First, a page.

For the next year, my writing goals are similar. I want to continue to finish and submit about one new story per month. Now that I’m a big surer-handed, I might be able to spend less time spinning my wheels, or working in directions that don’t pay off. I completed twelve new stories in the twelve months of 2012, so I see no reason why I couldn’t do at least that many in 2013. I’d also like to mix in a few longer works, at least a novella, possibly a novel.

As for publishing goals, of course I hope for even more acceptances and publications than this year. If that happens, I’ll be approaching the level where just about everything I write ends up finding a home. It would be a relief to spend less time wallowing in slush piles, possibly get some anthology invitations. But the degree to which I’m accepted by publishers is out of my control. I’ll work on the writing, try to improve, and keep sending out work. I’ll   worry less about things I can’t control.

Playlist for Ambient Music Storytelling

Working on a new story built around dark ambient music, in particular the experiences of a record label owner who receives a strange demo in the mail.

Here’s what I’m listening to while I work.

A Produce / M Griffin – Altara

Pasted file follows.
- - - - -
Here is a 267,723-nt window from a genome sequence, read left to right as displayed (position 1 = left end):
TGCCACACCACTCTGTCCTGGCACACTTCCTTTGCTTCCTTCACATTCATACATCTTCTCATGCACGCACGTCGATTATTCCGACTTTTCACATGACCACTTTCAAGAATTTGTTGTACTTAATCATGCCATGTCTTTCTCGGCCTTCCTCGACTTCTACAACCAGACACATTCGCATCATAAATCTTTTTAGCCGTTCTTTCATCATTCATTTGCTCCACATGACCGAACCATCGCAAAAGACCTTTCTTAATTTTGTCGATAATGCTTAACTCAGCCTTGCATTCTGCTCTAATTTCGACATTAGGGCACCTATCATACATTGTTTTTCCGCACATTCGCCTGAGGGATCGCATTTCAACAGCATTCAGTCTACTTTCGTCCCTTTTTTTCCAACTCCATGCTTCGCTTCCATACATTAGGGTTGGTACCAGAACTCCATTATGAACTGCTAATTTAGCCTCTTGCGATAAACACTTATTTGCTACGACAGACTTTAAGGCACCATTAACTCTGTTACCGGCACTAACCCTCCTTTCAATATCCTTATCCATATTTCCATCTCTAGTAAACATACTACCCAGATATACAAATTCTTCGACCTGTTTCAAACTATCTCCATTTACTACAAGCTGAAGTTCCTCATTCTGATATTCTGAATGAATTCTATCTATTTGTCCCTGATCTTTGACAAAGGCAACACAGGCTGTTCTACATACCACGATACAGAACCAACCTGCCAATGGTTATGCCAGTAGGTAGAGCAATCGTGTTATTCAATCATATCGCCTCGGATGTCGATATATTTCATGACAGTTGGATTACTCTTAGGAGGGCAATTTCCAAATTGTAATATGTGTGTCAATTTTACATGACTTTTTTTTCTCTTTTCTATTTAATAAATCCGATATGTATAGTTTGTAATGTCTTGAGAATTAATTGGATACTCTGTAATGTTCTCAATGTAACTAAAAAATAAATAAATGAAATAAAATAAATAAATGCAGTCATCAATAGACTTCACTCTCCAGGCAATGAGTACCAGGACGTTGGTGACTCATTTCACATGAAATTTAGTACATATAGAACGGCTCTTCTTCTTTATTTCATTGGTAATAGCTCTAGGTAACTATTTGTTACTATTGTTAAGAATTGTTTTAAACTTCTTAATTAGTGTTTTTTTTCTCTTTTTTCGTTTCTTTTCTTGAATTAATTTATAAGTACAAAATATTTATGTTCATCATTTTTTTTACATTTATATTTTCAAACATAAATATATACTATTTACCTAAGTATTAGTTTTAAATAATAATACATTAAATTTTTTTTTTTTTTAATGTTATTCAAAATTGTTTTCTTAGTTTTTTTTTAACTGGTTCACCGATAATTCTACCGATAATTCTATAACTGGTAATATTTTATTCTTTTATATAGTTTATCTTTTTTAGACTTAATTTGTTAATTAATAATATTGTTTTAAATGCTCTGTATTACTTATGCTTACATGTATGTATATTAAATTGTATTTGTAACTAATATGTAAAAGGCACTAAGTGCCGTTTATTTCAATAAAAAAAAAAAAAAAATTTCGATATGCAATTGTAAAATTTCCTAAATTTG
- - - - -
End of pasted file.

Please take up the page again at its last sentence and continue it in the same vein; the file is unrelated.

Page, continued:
Thomas Koner – Nonatak Gongamur
Thomas Koner – Permafrost
Steve Roach – The Magnificent Void
Lustmord – The Place Where the Black Stars Hang
Zoviet France – What Is Not True

Updating on Writing and Submitting, Aug 2012

Busier than ever on the writing/submitting front, as this hot August winds down. This summer’s been a crazy time for my writing, with all kinds of new story acceptances, and the appearance of “The Need to Desire” in Phantasmagorium’s weekly online feature.

Most of my efforts lately at creating new stories have been aimed at themed anthologies. This past month I finished three new pieces intended for markets of this type. We’ll see if any of those are successful.

My current tally of 22 finished stories (not counting stories I had previously considered finished, and submitted, but subsequently withdrawn from circulation) breaks down as follows:

2 published
4 accepted for future publication
16 in active submission (oldest 370 days out, newest 1 day out)

Of the four accepted stories pending publication, I’m not sure which will appear next. I’ll certainly make a lot of noise whenever the next one’s coming along.

Updated State of the Writer

Most of my recent posts to this blog have been book reviews. I’ve been reading a lot lately, and it’s fun to write a review of what I’ve read, and even more fun to receive feedback from some of my favorite authors who have seen and appreciated my reviews.